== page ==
Step 1. Studying the action standing position:

• Change #1: The action standing position is parallel to the target.
• Change #2: Feet are placed about shoulder-width apart and more in line with each other. The knees are slightly bent with the body weight slightly forward on the balls of the feet. The back is bent slightly forward and the stomach muscles are ridged. The shoulders are directly over the feet, or slightly forward of the feet. The shoulders and feet are in line, so the rifle recoils back on target. (If you position yourself with the right foot back, the rifle's natural recoil will come back to the right, requiring you to have to adjust back to the left, and slowing your time.)

• The head is level for good balance. The rifle is brought to the face and then placed into the shoulder.
• The butt of the rifle is in the shoulder close to the neck.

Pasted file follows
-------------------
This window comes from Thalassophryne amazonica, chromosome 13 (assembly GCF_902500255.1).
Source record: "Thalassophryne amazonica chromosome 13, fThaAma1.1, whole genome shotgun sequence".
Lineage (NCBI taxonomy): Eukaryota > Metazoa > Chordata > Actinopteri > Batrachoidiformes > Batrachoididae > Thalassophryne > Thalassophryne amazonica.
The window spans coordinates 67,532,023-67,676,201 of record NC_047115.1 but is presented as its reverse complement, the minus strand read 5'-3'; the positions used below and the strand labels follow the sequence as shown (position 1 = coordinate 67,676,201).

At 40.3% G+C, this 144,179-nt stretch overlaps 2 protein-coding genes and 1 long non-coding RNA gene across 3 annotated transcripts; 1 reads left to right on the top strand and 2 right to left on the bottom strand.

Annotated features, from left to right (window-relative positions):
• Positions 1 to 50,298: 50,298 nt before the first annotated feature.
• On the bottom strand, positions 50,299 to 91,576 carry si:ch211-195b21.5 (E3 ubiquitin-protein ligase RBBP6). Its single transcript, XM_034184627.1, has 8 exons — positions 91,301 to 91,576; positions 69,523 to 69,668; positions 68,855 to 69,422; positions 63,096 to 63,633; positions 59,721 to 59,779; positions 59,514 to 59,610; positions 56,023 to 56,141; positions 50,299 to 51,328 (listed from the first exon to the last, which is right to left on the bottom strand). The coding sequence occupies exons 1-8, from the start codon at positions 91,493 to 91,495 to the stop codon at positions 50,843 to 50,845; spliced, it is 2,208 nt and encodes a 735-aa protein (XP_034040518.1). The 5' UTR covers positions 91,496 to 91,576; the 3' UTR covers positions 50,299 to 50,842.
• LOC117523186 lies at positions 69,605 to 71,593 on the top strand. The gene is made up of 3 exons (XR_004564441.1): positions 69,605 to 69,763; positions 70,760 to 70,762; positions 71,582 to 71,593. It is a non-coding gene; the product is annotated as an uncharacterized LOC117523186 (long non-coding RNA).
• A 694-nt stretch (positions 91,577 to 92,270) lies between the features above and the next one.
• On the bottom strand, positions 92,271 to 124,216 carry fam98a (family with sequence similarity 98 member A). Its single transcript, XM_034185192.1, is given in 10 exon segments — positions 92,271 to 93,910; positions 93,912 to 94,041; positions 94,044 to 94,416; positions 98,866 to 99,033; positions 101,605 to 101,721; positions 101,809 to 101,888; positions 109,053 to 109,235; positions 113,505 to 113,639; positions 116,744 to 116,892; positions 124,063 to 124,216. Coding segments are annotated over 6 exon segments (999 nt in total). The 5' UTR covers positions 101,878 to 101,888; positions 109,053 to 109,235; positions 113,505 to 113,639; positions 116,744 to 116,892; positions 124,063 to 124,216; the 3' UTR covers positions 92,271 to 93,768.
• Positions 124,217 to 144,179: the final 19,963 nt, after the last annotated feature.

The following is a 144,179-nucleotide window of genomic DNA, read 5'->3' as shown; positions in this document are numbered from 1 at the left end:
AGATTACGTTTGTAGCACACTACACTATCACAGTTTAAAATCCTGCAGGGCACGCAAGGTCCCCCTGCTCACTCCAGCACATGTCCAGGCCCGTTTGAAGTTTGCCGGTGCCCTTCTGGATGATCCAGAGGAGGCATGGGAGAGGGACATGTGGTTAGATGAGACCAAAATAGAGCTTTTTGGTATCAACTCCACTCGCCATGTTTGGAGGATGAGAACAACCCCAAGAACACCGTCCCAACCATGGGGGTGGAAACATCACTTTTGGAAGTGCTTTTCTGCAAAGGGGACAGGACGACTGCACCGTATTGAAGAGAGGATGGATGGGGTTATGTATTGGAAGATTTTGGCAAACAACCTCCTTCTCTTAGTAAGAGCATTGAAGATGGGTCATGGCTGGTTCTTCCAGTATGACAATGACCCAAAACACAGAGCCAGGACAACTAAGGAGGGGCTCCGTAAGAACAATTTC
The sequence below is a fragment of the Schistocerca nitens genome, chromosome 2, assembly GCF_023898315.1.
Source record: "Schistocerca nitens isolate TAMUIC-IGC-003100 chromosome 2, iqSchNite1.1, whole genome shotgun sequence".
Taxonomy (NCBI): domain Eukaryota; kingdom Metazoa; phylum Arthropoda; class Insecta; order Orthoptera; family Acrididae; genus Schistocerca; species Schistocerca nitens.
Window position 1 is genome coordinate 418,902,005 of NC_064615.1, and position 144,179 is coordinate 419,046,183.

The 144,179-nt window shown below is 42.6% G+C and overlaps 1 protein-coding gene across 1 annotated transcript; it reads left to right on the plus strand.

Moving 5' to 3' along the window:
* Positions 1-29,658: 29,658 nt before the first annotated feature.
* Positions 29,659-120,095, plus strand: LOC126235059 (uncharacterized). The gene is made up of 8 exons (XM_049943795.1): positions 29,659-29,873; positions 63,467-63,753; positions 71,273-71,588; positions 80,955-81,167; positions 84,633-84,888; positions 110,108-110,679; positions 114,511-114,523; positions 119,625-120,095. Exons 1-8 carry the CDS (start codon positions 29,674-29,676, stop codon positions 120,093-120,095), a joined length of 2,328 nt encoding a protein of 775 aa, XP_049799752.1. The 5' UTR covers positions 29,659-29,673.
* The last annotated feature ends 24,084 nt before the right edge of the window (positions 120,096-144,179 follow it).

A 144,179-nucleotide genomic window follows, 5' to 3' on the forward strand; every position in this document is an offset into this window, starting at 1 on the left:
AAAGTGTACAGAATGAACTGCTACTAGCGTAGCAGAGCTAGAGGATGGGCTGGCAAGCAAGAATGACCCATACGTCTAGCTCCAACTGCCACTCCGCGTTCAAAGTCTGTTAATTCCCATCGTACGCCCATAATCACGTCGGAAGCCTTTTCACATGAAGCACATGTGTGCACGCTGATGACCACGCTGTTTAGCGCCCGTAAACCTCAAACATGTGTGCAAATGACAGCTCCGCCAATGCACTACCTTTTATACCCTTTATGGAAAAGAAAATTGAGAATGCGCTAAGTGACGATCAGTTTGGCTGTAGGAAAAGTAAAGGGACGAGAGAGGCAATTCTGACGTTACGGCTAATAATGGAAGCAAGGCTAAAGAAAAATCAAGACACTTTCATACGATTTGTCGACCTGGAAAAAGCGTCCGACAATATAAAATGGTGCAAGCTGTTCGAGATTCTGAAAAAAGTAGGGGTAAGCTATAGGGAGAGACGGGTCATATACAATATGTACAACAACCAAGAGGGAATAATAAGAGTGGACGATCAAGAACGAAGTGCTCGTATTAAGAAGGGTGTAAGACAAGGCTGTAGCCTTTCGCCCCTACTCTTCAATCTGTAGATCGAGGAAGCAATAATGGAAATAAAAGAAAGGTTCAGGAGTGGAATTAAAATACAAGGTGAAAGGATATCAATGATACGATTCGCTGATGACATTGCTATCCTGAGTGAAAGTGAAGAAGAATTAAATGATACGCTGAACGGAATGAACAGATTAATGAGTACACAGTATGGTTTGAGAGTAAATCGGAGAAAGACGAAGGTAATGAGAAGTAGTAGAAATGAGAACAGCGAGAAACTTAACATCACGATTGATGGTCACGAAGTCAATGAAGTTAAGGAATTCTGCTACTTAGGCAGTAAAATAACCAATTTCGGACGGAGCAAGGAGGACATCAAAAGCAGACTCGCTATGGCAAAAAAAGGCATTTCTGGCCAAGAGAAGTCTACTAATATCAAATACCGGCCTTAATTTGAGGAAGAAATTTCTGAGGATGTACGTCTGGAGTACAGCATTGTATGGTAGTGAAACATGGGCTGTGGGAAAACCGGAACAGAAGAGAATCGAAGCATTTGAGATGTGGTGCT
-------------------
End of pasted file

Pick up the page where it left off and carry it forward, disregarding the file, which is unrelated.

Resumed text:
• The face is firmly against the stock with the eyes looking straight down the sights.
• Change #3: The elbows are positioned down close to the body to reduce front area. In competition, you will see the elbows are positioned the same as the free arm position. The left hand grips the rifle's forearm, pulling the rifle straight back into the right shoulder.
• The right hand firmly grips the rifle to support the trigger finger. The grip position allows the trigger finger to do its job of firing the rifle without disturbing perfect sight alignment.

arm rested standing

The Arm Rested Standing Position

The arm rested standing position gets its name because, in it, you rest the left arm or support arm on the side of the chest to steady the position. The arm rested position can be almost motionless, so it's used by target shooters. The basic position outline is hidden under the shooting coat, taking advantage of bone support, muscle relaxation and natural point of aim.